The Shetland Sheepdog Breed Standard
Here is the Shetland Sheepdog Breed Standard which defines the ideal characteristics, temperament and appearance of the Sheltie breed.
There are very slight variations in the Sheltie Standards of the American Kennel Club and the English Shetland Sheepdog Club, and most Shelties would have some issues competing in the other's show ring. But ultimately all breeding lines are from the same original stock of the early 20th century.
This article is not the definitive Standard but reflects many points of note about the American and English Breed Standards. For the complete Standards, visit the American Shetland Sheepdog Association or the English Shetland Sheepdog Club.
Shelties trace their ancestry back to the Shetland Islands of Scotland, where their Collie genes were crossed with small, intelligent, long-haired breeds. This reduced the herding breed then known as Toonies to miniature proportions.
However, the breed has become a lot more refined over the years, and in 1959 the American Kennel Club (AKC) created a new Standard. They agreed that Shelties should be small, alert, rough-coated and long-haired. They should also be sound, agile and sturdy. Dogs should appear masculine and bitches feminine.
The English Shetland Sheepdog Club (ESSC) adds that Shelties should be free from cloddiness and coarseness, action lithe and graceful. They say that the outline should be completely symmetrical so that no part appears out of proportion. The Shetland Sheepdog Breed Standard says Shelties should sport an abundant coat, mane and frill, with shapeliness of the head and sweetness of expression.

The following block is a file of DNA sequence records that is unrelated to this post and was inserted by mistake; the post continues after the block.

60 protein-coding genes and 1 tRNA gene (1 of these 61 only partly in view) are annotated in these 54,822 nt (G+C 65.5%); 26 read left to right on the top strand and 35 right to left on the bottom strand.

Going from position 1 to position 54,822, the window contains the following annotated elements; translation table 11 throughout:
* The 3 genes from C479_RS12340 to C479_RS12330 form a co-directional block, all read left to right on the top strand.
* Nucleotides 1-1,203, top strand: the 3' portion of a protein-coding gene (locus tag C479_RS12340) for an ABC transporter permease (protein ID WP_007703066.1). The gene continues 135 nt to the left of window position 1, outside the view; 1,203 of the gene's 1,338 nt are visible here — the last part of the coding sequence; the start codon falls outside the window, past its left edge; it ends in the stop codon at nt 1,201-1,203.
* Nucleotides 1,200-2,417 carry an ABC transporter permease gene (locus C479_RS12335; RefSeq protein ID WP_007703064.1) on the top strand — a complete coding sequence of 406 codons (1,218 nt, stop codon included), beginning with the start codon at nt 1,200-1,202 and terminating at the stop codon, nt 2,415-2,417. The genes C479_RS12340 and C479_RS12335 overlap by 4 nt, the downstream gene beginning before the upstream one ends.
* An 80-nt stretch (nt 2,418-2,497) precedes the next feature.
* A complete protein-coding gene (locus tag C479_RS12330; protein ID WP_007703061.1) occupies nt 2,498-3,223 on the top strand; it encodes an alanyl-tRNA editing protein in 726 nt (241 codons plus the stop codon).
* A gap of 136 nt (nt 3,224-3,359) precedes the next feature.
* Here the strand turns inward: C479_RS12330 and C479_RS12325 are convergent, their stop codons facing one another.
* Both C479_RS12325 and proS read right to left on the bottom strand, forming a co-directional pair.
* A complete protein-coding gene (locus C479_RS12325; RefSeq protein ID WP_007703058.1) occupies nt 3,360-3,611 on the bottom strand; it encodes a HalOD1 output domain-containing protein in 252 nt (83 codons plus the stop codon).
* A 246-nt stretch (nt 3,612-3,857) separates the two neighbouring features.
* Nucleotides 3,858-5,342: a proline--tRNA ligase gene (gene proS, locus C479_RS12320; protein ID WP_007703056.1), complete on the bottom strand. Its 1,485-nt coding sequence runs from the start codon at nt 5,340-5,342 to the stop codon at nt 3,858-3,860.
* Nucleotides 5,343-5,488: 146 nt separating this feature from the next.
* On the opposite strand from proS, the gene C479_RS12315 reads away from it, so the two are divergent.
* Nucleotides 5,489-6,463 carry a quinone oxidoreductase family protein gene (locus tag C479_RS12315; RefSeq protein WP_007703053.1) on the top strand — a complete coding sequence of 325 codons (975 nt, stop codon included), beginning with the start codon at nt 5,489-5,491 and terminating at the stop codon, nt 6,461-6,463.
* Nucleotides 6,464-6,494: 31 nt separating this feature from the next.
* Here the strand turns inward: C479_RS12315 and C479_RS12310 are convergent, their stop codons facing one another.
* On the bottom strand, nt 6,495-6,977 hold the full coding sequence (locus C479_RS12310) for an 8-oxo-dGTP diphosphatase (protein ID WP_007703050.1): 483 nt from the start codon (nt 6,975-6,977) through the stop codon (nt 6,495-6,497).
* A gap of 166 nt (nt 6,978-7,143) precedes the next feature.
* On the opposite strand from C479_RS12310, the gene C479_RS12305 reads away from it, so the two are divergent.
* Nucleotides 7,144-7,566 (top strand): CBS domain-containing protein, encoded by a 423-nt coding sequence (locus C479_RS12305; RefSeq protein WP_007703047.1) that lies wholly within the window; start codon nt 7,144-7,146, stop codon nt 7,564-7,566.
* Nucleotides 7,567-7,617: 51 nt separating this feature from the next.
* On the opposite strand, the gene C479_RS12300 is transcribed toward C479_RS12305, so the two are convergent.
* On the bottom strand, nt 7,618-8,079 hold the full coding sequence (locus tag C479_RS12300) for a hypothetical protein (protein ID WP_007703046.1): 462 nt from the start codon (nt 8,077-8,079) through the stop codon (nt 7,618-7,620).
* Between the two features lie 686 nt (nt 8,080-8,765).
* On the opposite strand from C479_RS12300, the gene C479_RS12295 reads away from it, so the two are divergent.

Size, Proportion and Substance
Both Sheltie Standards define exact proportions of the ideal dog. This may sound picky and perfectionist - but this is exactly what breeding pedigrees is all about. Without fixed definitions, each set of offspring would deviate further from the norm and soon the breed would be no more.
American judges believe that all Shetland Sheepdogs should stand 13 to 16 inches tall at the shoulder. English judges demand an even stricter definition of 13.5 to 15.5 inches for dogs, and 13 to 15 inches for bitches.
In overall appearance, the body should appear moderately long, as measured from the shoulder joint to the rearmost extremity of the pelvic bone (the ichium).
Head and Skull
The Shetland Sheepdog Breed Standard says that the Sheltie head should be refined and elegant. The overall shape, when viewed from the top or side, should be a long blunt wedge tapering slightly from ears to nose. The width and depth of the skull are in proportion to the length of the skull and muzzle, as well as the overall size of the dog. The jaws should be clean and powerful, with the teeth forming a scissor bite.
The characteristic expression of the Sheltie is obtained by this perfect balance and combination of skull and foreface, shape, color and placement of eyes, correct position and carriage of ears.